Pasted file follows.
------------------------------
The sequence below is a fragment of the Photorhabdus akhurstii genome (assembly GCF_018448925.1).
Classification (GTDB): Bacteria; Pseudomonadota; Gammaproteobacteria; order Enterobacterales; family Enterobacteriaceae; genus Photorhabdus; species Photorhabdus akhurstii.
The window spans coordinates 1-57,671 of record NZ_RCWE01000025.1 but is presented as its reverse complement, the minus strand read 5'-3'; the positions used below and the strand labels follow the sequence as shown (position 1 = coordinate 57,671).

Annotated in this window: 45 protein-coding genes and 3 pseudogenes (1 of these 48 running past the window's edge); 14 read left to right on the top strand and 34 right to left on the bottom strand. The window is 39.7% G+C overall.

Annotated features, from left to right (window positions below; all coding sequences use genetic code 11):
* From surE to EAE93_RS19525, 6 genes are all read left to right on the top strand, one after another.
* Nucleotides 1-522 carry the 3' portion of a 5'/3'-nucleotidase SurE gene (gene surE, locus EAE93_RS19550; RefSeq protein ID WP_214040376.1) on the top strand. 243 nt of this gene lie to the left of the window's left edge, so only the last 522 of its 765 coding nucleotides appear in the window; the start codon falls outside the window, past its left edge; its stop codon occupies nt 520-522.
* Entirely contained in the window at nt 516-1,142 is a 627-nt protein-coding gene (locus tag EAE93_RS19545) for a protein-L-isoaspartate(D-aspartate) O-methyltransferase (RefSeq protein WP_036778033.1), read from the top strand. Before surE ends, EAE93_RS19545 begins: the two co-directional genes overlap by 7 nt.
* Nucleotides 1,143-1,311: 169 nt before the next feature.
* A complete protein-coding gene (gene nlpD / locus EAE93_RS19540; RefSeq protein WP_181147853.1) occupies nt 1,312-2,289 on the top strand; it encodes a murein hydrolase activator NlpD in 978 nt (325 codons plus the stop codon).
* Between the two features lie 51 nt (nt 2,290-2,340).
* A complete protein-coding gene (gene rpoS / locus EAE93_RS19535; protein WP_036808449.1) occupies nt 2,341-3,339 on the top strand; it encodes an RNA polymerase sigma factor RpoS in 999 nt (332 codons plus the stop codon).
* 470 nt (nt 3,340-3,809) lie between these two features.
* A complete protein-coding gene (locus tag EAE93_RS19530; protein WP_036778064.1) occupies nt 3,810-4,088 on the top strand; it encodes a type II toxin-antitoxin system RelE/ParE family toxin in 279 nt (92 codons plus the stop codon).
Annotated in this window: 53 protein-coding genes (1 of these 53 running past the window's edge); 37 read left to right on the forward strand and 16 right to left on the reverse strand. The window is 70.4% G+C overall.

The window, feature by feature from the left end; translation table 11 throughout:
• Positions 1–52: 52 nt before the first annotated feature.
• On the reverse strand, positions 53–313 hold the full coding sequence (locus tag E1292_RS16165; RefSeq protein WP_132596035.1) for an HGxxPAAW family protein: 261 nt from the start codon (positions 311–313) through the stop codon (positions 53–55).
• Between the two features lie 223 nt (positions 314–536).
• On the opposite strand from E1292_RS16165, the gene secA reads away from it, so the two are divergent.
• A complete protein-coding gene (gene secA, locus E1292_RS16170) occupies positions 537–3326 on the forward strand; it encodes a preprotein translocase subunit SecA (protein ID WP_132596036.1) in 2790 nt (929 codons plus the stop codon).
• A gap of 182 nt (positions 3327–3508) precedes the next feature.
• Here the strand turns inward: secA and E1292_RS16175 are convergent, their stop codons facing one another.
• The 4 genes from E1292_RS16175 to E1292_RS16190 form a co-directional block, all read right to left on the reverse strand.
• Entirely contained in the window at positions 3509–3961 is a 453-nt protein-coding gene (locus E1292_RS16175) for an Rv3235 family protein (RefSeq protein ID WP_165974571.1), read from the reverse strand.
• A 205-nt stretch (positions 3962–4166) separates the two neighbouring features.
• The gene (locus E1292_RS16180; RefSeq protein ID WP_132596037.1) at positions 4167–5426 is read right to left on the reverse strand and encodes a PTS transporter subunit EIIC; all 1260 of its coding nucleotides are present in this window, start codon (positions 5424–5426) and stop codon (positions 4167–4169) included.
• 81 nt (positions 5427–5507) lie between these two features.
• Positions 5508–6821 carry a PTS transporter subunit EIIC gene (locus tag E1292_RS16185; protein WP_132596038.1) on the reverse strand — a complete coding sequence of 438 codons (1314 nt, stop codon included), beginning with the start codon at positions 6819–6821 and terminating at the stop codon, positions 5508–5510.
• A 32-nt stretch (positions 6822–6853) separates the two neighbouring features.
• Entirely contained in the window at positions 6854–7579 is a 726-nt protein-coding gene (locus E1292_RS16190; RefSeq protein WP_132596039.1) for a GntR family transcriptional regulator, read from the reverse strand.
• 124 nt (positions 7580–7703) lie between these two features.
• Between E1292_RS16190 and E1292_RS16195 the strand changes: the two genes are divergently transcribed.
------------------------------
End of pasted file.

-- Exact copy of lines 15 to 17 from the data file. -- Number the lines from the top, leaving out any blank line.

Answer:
Annotated in this window: 53 protein-coding genes (1 of these 53 running past the window's edge); 37 read left to right on the forward strand and 16 right to left on the reverse strand. The window is 70.4% G+C overall.

The window, feature by feature from the left end; translation table 11 throughout:
• Positions 1–52: 52 nt before the first annotated feature.